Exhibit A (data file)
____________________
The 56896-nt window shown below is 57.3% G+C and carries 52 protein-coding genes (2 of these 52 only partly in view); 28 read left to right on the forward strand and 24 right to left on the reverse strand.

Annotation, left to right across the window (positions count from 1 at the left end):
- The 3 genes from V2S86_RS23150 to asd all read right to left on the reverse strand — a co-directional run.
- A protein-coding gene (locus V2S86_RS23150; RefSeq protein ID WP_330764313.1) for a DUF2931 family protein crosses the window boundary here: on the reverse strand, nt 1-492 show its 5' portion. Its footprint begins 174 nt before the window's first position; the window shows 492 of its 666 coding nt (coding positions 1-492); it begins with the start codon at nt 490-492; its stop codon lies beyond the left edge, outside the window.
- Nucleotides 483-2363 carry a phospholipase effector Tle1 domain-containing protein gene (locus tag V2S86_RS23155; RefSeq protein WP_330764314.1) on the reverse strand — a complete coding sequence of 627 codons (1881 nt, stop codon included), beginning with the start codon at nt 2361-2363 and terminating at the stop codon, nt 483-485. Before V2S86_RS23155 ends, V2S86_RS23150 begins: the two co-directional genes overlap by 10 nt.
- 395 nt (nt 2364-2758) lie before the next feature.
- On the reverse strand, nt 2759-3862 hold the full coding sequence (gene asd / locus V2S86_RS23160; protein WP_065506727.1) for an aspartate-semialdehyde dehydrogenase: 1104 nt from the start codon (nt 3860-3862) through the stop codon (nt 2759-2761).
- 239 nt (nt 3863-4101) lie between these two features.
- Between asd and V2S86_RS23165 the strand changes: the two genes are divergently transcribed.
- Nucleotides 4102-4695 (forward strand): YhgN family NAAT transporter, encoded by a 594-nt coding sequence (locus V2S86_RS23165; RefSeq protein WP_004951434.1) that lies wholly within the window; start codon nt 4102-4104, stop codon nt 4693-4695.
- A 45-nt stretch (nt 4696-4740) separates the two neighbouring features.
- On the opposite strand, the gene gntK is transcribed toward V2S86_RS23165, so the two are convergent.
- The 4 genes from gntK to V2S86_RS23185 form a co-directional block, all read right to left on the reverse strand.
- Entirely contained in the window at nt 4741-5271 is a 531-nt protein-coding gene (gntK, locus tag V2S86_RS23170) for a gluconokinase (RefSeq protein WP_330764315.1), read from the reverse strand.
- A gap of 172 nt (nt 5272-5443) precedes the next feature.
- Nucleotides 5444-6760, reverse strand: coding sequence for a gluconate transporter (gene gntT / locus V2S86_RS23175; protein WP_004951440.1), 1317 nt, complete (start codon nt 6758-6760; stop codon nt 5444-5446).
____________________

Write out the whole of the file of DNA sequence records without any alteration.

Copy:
The 56896-nt window shown below is 57.3% G+C and carries 52 protein-coding genes (2 of these 52 only partly in view); 28 read left to right on the forward strand and 24 right to left on the reverse strand.

Annotation, left to right across the window (positions count from 1 at the left end):
- The 3 genes from V2S86_RS23150 to asd all read right to left on the reverse strand — a co-directional run.
- A protein-coding gene (locus V2S86_RS23150; RefSeq protein ID WP_330764313.1) for a DUF2931 family protein crosses the window boundary here: on the reverse strand, nt 1-492 show its 5' portion. Its footprint begins 174 nt before the window's first position; the window shows 492 of its 666 coding nt (coding positions 1-492); it begins with the start codon at nt 490-492; its stop codon lies beyond the left edge, outside the window.
- Nucleotides 483-2363 carry a phospholipase effector Tle1 domain-containing protein gene (locus tag V2S86_RS23155; RefSeq protein WP_330764314.1) on the reverse strand — a complete coding sequence of 627 codons (1881 nt, stop codon included), beginning with the start codon at nt 2361-2363 and terminating at the stop codon, nt 483-485. Before V2S86_RS23155 ends, V2S86_RS23150 begins: the two co-directional genes overlap by 10 nt.
- 395 nt (nt 2364-2758) lie before the next feature.
- On the reverse strand, nt 2759-3862 hold the full coding sequence (gene asd / locus V2S86_RS23160; protein WP_065506727.1) for an aspartate-semialdehyde dehydrogenase: 1104 nt from the start codon (nt 3860-3862) through the stop codon (nt 2759-2761).
- 239 nt (nt 3863-4101) lie between these two features.
- Between asd and V2S86_RS23165 the strand changes: the two genes are divergently transcribed.
- Nucleotides 4102-4695 (forward strand): YhgN family NAAT transporter, encoded by a 594-nt coding sequence (locus V2S86_RS23165; RefSeq protein WP_004951434.1) that lies wholly within the window; start codon nt 4102-4104, stop codon nt 4693-4695.
- A 45-nt stretch (nt 4696-4740) separates the two neighbouring features.
- On the opposite strand, the gene gntK is transcribed toward V2S86_RS23165, so the two are convergent.
- The 4 genes from gntK to V2S86_RS23185 form a co-directional block, all read right to left on the reverse strand.
- Entirely contained in the window at nt 4741-5271 is a 531-nt protein-coding gene (gntK, locus tag V2S86_RS23170) for a gluconokinase (RefSeq protein WP_330764315.1), read from the reverse strand.
- A gap of 172 nt (nt 5272-5443) precedes the next feature.
- Nucleotides 5444-6760, reverse strand: coding sequence for a gluconate transporter (gene gntT / locus V2S86_RS23175; protein WP_004951440.1), 1317 nt, complete (start codon nt 6758-6760; stop codon nt 5444-5446).